Mexico is a democratic republic, consisting of thirty-one states and one federal district. Federal law is dominant in Mexico, and overrides state law in cases of conflict. Mexico's legal system is based on the civil law tradition. As in most civil law countries, the starting point for Mexican legal research is legislation, and at the federal level, the federal codes.
At the federal level, the government is organized into three branches: executive, legislative and judicial. The President of the Republic heads the Executive branch.
The legislative branch consists of a bicameral National Congress: the Senate and the Chamber of Deputies. The Congress discusses and approves legislation and ratifies presidential appointments.
The state governments are also divided into three branches: executive, legislative and judicial. The Governor applies the state laws. The legislative branch only has one chamber, the chamber of representatives.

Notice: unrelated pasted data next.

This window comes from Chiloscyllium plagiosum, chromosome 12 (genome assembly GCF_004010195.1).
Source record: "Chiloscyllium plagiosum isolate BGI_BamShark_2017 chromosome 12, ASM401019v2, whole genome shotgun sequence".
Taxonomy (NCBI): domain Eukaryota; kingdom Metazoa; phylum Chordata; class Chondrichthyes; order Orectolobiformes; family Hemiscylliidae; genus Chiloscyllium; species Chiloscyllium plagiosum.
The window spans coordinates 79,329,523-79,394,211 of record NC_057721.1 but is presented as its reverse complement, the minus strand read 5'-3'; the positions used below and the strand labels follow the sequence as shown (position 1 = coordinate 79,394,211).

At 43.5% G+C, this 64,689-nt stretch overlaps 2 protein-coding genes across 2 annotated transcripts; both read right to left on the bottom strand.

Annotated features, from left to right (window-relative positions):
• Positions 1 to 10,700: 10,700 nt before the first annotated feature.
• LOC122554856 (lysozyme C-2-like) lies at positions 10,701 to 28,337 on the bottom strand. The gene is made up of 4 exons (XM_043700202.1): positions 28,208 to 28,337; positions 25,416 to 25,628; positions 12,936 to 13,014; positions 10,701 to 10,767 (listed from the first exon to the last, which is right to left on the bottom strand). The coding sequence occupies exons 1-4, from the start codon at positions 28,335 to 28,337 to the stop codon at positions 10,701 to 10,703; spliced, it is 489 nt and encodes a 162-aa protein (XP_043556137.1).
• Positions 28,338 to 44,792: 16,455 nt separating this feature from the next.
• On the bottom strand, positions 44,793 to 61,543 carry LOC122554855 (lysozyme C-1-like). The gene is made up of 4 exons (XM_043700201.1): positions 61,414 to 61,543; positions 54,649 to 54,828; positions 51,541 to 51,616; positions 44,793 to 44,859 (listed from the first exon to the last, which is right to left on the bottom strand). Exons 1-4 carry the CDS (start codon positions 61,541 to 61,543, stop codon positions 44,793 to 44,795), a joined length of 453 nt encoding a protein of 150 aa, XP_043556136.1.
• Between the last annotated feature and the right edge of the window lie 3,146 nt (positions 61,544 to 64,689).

Mexico has a federal and state court system. The Mexican Federal Judiciary is organized according to a three-tier system. At the apex is the Supreme Court. Three levels of circuit courts operate as the fedaral appellate courts. The individual district courts serve as the trial courts.
The states organize their courts along federal lines, although some of the smaller states do not have the intermediate appellate court.
For more information about the Mexican legal system and sources of law, see Brill's Foreign Law Guide.